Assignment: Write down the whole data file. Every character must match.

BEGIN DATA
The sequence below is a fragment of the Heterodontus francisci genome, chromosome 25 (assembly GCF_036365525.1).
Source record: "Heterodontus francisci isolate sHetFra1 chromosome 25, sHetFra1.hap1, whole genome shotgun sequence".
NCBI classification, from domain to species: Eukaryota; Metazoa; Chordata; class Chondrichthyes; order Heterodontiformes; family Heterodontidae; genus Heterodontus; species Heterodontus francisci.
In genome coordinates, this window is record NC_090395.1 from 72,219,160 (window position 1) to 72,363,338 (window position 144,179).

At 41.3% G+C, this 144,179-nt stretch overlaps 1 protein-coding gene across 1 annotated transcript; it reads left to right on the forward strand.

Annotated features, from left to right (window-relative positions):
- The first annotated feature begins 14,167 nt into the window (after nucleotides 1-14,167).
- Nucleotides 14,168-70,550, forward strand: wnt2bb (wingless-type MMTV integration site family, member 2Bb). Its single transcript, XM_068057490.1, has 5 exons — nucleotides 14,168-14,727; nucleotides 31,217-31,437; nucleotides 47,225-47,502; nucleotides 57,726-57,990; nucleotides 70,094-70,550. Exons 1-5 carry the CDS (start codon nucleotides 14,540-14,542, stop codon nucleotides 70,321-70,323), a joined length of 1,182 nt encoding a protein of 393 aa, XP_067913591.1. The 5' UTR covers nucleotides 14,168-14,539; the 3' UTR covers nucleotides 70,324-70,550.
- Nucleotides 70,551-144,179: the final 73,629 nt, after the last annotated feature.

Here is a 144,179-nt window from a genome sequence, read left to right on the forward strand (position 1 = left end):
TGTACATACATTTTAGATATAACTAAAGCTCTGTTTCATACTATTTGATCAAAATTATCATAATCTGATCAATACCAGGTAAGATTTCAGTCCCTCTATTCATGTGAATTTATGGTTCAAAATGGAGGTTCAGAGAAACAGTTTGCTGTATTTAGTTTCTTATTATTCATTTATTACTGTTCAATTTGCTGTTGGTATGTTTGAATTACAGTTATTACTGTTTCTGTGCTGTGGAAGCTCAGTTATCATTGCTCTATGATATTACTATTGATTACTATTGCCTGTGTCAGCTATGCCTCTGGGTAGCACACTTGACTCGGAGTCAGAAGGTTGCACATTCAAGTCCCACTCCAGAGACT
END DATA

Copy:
The sequence below is a fragment of the Heterodontus francisci genome, chromosome 25 (assembly GCF_036365525.1).
Source record: "Heterodontus francisci isolate sHetFra1 chromosome 25, sHetFra1.hap1, whole genome shotgun sequence".
NCBI classification, from domain to species: Eukaryota; Metazoa; Chordata; class Chondrichthyes; order Heterodontiformes; family Heterodontidae; genus Heterodontus; species Heterodontus francisci.
In genome coordinates, this window is record NC_090395.1 from 72,219,160 (window position 1) to 72,363,338 (window position 144,179).

At 41.3% G+C, this 144,179-nt stretch overlaps 1 protein-coding gene across 1 annotated transcript; it reads left to right on the forward strand.

Annotated features, from left to right (window-relative positions):
- The first annotated feature begins 14,167 nt into the window (after nucleotides 1-14,167).
- Nucleotides 14,168-70,550, forward strand: wnt2bb (wingless-type MMTV integration site family, member 2Bb). Its single transcript, XM_068057490.1, has 5 exons — nucleotides 14,168-14,727; nucleotides 31,217-31,437; nucleotides 47,225-47,502; nucleotides 57,726-57,990; nucleotides 70,094-70,550. Exons 1-5 carry the CDS (start codon nucleotides 14,540-14,542, stop codon nucleotides 70,321-70,323), a joined length of 1,182 nt encoding a protein of 393 aa, XP_067913591.1. The 5' UTR covers nucleotides 14,168-14,539; the 3' UTR covers nucleotides 70,324-70,550.
- Nucleotides 70,551-144,179: the final 73,629 nt, after the last annotated feature.

Here is a 144,179-nt window from a genome sequence, read left to right on the forward strand (position 1 = left end):
TGTACATACATTTTAGATATAACTAAAGCTCTGTTTCATACTATTTGATCAAAATTATCATAATCTGATCAATACCAGGTAAGATTTCAGTCCCTCTATTCATGTGAATTTATGGTTCAAAATGGAGGTTCAGAGAAACAGTTTGCTGTATTTAGTTTCTTATTATTCATTTATTACTGTTCAATTTGCTGTTGGTATGTTTGAATTACAGTTATTACTGTTTCTGTGCTGTGGAAGCTCAGTTATCATTGCTCTATGATATTACTATTGATTACTATTGCCTGTGTCAGCTATGCCTCTGGGTAGCACACTTGACTCGGAGTCAGAAGGTTGCACATTCAAGTCCCACTCCAGAGACT